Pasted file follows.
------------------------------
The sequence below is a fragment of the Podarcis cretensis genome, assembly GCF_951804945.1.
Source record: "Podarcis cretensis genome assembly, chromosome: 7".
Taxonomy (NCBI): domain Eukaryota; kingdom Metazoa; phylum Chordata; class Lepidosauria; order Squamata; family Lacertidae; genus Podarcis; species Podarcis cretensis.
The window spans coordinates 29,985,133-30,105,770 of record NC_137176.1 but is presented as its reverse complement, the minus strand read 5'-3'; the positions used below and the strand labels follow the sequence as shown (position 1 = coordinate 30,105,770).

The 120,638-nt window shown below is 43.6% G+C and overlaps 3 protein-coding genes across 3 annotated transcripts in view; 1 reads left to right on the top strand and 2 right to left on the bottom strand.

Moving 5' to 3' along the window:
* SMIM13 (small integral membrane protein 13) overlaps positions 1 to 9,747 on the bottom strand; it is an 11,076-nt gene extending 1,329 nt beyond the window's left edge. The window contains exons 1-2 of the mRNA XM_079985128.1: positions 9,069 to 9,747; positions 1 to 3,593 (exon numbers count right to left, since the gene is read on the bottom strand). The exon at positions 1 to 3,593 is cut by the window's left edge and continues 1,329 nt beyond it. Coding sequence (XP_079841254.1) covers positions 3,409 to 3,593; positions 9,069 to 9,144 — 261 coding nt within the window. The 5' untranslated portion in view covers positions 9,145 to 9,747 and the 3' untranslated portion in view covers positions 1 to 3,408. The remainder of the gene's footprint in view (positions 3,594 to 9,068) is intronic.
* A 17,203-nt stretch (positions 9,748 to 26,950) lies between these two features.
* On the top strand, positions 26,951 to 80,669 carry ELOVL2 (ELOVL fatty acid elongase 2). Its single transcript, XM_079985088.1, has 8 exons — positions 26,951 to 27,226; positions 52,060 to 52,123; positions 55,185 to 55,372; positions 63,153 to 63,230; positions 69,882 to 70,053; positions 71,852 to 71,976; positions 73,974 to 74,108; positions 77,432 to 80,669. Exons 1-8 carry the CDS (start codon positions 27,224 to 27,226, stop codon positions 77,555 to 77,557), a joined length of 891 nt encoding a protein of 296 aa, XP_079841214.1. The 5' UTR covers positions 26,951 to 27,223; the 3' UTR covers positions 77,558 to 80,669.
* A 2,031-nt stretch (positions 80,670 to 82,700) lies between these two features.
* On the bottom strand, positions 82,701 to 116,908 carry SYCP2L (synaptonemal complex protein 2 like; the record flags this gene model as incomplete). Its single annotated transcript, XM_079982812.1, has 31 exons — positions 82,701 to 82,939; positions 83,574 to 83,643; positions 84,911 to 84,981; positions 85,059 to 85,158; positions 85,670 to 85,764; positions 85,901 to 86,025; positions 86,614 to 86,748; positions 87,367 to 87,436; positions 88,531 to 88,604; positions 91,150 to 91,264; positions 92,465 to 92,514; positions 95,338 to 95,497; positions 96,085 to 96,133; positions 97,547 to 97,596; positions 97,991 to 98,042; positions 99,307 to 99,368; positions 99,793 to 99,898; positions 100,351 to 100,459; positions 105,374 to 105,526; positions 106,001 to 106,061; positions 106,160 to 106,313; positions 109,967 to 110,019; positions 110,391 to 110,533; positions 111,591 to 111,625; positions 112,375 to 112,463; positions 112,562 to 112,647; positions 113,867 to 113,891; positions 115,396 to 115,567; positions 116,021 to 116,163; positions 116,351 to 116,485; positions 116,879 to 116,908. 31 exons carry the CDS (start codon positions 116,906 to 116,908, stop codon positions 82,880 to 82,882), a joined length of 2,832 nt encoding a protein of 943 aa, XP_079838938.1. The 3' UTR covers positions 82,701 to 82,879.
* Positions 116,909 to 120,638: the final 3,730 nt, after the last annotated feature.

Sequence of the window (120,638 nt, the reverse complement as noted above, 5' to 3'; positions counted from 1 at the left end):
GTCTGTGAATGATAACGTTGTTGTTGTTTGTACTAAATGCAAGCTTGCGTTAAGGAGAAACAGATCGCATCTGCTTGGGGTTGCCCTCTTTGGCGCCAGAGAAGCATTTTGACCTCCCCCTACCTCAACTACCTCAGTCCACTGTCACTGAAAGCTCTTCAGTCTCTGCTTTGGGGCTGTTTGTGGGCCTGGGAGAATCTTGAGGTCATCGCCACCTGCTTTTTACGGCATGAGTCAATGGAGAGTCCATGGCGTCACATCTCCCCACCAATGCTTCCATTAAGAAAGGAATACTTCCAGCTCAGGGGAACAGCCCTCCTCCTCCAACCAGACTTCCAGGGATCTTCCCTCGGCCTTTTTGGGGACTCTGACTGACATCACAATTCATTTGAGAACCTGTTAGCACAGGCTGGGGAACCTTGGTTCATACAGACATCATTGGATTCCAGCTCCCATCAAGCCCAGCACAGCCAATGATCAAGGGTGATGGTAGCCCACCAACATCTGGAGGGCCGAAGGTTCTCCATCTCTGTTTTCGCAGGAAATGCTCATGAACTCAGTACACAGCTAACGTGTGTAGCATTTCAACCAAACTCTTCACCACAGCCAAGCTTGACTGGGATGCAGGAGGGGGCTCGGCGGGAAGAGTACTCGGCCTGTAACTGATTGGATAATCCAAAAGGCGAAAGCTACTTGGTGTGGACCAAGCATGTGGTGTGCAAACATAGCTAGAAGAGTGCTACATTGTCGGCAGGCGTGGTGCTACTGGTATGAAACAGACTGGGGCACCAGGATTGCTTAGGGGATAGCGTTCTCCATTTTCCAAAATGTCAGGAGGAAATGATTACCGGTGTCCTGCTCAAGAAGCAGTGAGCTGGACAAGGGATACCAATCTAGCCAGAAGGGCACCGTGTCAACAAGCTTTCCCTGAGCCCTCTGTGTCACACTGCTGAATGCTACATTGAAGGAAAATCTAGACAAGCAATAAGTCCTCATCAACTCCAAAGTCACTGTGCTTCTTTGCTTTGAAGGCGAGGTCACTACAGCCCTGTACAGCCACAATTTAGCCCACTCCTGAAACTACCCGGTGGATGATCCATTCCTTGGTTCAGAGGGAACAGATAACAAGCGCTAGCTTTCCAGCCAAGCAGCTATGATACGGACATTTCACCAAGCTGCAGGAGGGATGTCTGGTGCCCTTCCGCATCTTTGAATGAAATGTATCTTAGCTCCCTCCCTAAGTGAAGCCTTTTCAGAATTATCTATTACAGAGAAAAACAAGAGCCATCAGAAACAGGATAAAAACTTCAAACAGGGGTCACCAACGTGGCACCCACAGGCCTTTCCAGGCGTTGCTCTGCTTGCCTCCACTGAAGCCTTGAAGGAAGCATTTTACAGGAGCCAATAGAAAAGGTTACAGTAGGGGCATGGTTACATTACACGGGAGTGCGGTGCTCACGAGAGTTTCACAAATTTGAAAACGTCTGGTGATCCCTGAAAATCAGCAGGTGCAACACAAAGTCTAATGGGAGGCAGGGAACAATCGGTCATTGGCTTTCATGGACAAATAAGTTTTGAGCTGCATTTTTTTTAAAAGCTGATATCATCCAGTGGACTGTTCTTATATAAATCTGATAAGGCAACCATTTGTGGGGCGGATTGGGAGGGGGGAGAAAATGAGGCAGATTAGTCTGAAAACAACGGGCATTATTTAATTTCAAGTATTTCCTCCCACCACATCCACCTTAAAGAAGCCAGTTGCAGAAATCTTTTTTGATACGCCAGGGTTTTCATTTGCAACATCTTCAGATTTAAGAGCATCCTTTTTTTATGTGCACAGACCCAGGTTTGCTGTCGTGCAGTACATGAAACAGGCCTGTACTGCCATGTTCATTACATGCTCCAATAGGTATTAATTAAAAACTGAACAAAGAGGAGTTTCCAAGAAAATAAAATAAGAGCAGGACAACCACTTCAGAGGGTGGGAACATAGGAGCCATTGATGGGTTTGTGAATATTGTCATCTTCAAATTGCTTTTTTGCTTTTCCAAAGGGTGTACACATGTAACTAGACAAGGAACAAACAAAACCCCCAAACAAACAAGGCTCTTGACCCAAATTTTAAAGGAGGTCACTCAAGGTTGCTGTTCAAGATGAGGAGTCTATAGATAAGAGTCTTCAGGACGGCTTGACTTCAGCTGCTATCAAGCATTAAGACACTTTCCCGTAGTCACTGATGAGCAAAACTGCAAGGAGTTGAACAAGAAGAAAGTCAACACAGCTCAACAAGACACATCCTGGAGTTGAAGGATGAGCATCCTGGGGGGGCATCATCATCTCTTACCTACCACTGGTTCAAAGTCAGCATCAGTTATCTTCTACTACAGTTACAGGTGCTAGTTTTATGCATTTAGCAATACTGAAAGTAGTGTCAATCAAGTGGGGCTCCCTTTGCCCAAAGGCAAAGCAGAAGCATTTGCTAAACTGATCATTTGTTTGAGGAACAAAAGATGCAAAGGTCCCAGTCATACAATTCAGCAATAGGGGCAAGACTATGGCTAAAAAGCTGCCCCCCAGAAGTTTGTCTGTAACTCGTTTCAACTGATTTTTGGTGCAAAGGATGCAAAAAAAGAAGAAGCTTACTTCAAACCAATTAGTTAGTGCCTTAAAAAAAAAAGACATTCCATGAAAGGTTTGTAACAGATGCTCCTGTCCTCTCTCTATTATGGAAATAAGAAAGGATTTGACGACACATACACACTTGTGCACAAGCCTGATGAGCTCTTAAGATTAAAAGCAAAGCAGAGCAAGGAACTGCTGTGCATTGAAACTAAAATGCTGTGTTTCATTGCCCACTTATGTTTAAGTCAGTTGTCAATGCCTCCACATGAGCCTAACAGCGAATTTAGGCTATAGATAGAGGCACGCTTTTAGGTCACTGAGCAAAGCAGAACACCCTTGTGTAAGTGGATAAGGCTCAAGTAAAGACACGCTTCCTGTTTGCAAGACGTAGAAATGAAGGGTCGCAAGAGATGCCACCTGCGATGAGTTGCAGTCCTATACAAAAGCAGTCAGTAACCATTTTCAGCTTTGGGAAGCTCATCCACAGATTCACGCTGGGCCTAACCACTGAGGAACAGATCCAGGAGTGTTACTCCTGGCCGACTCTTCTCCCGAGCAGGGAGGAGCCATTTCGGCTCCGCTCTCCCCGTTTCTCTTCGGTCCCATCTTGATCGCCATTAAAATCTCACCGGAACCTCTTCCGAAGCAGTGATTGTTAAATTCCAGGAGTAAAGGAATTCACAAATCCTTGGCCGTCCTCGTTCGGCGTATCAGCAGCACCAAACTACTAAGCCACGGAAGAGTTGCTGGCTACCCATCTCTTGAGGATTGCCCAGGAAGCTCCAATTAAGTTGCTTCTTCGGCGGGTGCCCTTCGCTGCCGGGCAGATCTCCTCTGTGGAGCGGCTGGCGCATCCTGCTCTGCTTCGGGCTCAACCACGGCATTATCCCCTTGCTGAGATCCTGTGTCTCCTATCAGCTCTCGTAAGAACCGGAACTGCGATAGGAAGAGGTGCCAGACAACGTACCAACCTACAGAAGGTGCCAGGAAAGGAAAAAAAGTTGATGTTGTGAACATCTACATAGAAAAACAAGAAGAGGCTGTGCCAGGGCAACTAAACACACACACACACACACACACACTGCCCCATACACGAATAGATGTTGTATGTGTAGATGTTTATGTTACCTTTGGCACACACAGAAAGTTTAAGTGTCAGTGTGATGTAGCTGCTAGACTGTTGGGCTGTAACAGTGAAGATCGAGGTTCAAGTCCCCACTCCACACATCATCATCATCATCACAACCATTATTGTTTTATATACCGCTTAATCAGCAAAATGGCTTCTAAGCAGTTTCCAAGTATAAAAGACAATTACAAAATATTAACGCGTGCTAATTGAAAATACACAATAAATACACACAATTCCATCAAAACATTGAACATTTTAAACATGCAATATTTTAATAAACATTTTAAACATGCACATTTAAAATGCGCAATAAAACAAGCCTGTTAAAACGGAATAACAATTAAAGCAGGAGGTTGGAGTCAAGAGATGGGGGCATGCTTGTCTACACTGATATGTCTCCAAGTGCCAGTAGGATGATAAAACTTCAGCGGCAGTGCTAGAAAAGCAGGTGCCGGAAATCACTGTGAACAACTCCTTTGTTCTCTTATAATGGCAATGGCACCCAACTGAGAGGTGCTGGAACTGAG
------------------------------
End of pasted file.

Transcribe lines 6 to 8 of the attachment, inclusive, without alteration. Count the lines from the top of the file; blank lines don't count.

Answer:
Moving 5' to 3' along the window:
* SMIM13 (small integral membrane protein 13) overlaps positions 1 to 9,747 on the bottom strand; it is an 11,076-nt gene extending 1,329 nt beyond the window's left edge. The window contains exons 1-2 of the mRNA XM_079985128.1: positions 9,069 to 9,747; positions 1 to 3,593 (exon numbers count right to left, since the gene is read on the bottom strand). The exon at positions 1 to 3,593 is cut by the window's left edge and continues 1,329 nt beyond it. Coding sequence (XP_079841254.1) covers positions 3,409 to 3,593; positions 9,069 to 9,144 — 261 coding nt within the window. The 5' untranslated portion in view covers positions 9,145 to 9,747 and the 3' untranslated portion in view covers positions 1 to 3,408. The remainder of the gene's footprint in view (positions 3,594 to 9,068) is intronic.
* A 17,203-nt stretch (positions 9,748 to 26,950) lies between these two features.